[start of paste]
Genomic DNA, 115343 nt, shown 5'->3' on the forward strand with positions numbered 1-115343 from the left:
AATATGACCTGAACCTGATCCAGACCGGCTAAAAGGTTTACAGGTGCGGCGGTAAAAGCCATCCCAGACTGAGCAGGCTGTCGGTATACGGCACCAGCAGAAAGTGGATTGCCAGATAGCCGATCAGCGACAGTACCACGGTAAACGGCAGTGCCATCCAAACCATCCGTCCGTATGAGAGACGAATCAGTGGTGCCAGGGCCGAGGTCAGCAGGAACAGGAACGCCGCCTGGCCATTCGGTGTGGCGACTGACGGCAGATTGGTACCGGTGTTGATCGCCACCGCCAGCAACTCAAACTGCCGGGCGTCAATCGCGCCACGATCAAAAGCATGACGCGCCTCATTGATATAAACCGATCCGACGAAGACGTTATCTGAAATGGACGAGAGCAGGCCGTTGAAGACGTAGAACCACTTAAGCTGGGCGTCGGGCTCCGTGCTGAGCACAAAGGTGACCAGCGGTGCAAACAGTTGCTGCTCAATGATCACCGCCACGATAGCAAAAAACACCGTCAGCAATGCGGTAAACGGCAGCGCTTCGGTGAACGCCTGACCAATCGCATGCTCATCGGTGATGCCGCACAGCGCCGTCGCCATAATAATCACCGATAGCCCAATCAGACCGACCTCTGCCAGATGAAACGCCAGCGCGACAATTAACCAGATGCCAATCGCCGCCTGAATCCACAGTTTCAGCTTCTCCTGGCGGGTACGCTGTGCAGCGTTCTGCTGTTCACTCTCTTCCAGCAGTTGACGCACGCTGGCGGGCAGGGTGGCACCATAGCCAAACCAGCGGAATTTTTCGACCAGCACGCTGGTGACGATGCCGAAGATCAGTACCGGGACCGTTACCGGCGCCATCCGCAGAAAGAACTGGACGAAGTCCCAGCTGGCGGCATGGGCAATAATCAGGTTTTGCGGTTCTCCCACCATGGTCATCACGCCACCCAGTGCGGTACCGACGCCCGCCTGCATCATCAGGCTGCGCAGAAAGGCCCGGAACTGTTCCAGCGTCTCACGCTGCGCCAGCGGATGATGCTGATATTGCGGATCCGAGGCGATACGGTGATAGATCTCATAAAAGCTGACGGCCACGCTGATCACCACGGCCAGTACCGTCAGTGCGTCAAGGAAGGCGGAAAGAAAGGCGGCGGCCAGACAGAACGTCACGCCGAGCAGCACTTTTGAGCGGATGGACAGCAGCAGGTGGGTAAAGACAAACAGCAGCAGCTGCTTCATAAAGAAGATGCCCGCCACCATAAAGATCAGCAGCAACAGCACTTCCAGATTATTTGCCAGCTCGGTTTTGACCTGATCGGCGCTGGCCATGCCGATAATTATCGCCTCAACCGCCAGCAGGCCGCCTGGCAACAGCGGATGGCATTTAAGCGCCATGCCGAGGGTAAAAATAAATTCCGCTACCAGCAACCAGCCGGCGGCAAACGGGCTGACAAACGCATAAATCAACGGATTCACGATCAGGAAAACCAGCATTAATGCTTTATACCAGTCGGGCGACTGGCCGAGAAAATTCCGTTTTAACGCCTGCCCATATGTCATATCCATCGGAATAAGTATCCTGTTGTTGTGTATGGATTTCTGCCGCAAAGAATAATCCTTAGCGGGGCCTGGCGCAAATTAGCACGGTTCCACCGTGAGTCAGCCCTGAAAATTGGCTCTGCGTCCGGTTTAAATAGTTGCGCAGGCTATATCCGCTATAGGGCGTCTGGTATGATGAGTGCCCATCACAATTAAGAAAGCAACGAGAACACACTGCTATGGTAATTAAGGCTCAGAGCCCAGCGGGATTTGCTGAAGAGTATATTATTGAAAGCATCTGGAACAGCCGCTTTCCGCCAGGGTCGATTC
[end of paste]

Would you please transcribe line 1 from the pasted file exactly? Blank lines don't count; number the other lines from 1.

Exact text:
Genomic DNA, 115343 nt, shown 5'->3' on the forward strand with positions numbered 1-115343 from the left: